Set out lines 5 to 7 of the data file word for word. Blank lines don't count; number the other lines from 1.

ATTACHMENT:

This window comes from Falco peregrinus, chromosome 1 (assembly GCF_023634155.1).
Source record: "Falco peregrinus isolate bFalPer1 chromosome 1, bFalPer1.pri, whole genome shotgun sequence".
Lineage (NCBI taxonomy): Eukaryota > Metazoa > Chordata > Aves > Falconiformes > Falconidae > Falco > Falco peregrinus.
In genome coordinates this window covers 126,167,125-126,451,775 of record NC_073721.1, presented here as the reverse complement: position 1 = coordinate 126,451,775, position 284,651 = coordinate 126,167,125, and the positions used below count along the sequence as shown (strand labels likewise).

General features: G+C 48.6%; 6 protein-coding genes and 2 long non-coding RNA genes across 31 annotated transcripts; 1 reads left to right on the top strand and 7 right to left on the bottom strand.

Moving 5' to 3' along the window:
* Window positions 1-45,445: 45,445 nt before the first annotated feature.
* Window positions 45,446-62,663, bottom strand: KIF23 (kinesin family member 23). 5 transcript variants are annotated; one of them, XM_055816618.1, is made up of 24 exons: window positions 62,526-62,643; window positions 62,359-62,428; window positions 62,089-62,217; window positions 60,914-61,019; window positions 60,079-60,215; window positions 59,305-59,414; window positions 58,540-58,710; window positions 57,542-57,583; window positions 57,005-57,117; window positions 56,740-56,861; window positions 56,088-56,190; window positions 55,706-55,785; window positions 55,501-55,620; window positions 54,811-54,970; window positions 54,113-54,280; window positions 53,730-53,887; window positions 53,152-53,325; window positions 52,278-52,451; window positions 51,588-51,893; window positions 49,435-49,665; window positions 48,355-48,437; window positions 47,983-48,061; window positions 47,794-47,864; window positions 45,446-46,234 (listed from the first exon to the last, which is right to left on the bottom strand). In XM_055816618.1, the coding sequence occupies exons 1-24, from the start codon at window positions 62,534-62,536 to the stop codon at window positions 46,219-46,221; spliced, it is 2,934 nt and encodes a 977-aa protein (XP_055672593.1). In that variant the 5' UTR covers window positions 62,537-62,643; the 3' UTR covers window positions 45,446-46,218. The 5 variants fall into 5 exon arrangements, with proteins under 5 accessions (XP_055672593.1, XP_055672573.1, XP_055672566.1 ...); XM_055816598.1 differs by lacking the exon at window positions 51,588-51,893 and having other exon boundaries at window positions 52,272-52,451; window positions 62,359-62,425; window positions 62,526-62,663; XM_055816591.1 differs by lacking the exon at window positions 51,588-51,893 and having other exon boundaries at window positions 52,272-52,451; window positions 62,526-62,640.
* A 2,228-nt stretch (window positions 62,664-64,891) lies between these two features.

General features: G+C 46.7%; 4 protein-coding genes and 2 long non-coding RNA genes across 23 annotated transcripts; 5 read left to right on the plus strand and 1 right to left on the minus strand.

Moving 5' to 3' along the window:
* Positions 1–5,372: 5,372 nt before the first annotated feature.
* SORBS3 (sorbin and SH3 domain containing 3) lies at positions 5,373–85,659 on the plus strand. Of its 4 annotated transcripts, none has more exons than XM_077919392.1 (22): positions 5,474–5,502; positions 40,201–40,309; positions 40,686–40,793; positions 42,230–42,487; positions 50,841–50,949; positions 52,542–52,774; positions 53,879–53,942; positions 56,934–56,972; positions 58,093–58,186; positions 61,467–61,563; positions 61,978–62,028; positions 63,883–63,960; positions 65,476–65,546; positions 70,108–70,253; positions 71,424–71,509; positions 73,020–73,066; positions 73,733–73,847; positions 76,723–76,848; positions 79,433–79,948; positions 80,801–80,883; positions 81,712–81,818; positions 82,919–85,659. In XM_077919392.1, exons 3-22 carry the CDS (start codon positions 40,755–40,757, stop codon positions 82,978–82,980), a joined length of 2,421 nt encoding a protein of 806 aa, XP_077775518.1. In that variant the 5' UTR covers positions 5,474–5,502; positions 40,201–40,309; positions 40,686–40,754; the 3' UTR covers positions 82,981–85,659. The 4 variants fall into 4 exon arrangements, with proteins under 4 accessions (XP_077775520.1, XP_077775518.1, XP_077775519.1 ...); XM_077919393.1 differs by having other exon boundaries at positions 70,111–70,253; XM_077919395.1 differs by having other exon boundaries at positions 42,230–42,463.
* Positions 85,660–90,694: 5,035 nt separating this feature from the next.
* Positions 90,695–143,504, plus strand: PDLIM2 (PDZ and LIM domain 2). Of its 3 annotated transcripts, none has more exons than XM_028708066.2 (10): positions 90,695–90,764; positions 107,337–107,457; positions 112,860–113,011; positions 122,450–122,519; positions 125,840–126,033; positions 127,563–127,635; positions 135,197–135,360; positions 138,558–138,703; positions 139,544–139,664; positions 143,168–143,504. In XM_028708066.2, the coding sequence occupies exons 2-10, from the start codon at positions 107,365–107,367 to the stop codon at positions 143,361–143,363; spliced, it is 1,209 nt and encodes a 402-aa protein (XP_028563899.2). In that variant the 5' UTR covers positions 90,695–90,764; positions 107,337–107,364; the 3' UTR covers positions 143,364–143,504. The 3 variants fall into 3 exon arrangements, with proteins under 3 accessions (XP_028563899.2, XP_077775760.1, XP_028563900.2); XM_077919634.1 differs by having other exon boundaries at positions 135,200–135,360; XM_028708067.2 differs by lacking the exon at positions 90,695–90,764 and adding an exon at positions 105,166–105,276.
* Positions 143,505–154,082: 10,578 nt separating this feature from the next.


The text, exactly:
General features: G+C 48.6%; 6 protein-coding genes and 2 long non-coding RNA genes across 31 annotated transcripts; 1 reads left to right on the top strand and 7 right to left on the bottom strand.

Moving 5' to 3' along the window:
* Window positions 1-45,445: 45,445 nt before the first annotated feature.